Valerie Corral from the Women's Alliance for Medical Marijuana and the Raha-Kudo Design for Dying Project reminded us that, "Nobody does anything extraordinary by thinking in ordinary ways. The divination of the ordinary makes things extraordinary." She played a video of Laura Huxley just before she died, speaking of a dream where she experienced "The sensuality of the spirit and the spirituality of the senses."
Amy Emerson and Linnae Ponte co-presented an update on MAPS (Multidisciplinary Association for Psychedelic Studies), a nonprofit pharmacology organization that is working on studies of the use of MDMA and cannabis in PTSD; MDMA and autism; Ibogaine and drug dependency; pain; and LSD and end-of-life anxiety. For MDMA studies, they employ male/female co-therapist teams in South Carolina, Switzerland, Israel, and soon in Canada. MAPS is enjoying much national press, in Oprah's magazine, the New York Times, and soon CBS. On December 8-11 in Oakland, CA, MAPS will celebrate its 25th anniversary with Cartographia Psychedelia.
Jane Straight took the group outside for a talk about plant allies, to wrap up the morning.
In the afternoon, Earth and Fire Erowid gave a strong presentation about their work gathering information about the many unknown drugs that are constantly flooding in the market in packages of "Spice" or "Bath Salts," etc. Chemists slightly alter compounds and add them to "herbal" packets before they can be banned, leading to unhealthy consequences. They implored the group to share their experiences on their site, www.erowid.org. As well as collecting stories and information, Erowid has begun a testing program for street drugs, finding widely varying results.
Author and New Dimensions radio host Justine Willis Toms spoke about the importance of forming women's circles and gave guidelines based on her own experience. It should be made of "Friends who support us in our fullness, who are not afraid of our downside." More at: www.millionthcircle.org
Dorothy Fadiman brought the group a retrospective of her lifelong filmmaking career, starting with an LSD-inspired film. Her narration of a film about abortion rights, including her own shocking experience with a back-alley abortion, was a turning point in her journey. She went on to tell compelling stories of courage that called to her with empathy and humor.
Carolyn "Mountain Girl" Garcia, one of the organizers of the Congress, hosted a preview of "Magic Trip", a new film about Ken Kesey and the journey of the Magic Bus, using original footage from the first cross-country trip in 1964. Alex Gibney and Alison Ellwood (Enron: The Smartest Guy in the World) are the filmmakers. The film is available on Video on Demand and opens in theaters August 5.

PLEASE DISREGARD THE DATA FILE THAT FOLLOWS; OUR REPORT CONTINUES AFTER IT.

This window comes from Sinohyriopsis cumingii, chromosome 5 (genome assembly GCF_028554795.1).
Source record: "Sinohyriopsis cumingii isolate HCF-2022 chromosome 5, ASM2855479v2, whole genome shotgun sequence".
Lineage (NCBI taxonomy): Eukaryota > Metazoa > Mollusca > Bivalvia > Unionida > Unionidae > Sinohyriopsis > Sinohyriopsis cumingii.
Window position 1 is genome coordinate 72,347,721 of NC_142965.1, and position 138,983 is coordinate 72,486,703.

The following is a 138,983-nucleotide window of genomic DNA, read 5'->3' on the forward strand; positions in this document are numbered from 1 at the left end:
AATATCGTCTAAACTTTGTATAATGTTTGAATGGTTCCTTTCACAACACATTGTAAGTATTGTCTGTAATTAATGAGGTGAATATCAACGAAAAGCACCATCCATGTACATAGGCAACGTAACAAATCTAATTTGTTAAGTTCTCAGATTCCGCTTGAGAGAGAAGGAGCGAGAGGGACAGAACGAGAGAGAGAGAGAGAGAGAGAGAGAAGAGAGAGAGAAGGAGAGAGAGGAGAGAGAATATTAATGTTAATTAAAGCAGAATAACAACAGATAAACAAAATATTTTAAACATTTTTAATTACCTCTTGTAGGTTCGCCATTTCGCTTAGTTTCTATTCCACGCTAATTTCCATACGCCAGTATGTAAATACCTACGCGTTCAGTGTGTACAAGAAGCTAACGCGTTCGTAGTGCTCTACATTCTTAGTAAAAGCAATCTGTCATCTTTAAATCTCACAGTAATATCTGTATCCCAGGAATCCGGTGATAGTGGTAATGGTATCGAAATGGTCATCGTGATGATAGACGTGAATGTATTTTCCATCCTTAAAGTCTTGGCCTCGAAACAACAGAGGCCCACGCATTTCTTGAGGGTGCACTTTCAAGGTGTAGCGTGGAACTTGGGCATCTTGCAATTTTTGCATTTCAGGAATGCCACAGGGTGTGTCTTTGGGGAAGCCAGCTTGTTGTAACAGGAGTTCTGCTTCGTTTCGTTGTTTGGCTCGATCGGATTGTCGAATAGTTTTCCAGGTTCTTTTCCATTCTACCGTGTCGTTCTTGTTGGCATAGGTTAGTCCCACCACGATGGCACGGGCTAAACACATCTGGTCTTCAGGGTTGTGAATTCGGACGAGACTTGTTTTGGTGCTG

Copperwoman lead a singing circle and brought the group together in song.
Time was left for questions, to enjoy conversation with fellow participants, to walk in the garden and the Labyrinth, and to check out the goat herd at the Institute for Noetic Sciences retreat center in Petaluma where the event was held.
On Sunday, Miss S. discussed her work with psychoactives and bodywork, wherein she carefully has begun to gather input from clients who have experienced the two together with much benefit, physically and emotionally. Practitioners should be trained in CPR and psychedelic journey sitting, she recommended, as well as their treatment modality. Legal issues were also discussed.
Eleanora Molnar posed many questions to the group about the biosustainability of entheogenic practice, advocating for a bioregional approach. Keeper Trout broadened our perspective on the study of San Pedro cactus. Stephanie Schmitz, archivist for the Purdue University Psychoactve Substances Research Collection, gave an overview of the project including new acquisitions, and invited all to visit the archives or their website,
WVC expects to have some Salons in Portland, Oregon and New York City in the coming year. They were inundated with requests for scholarships to attend this year, and some of their grants are now going to older women to "encourage transformation."
A Gaia Festival with some of the speakers will be held in Laytonville, CA next weekend (August 5-7).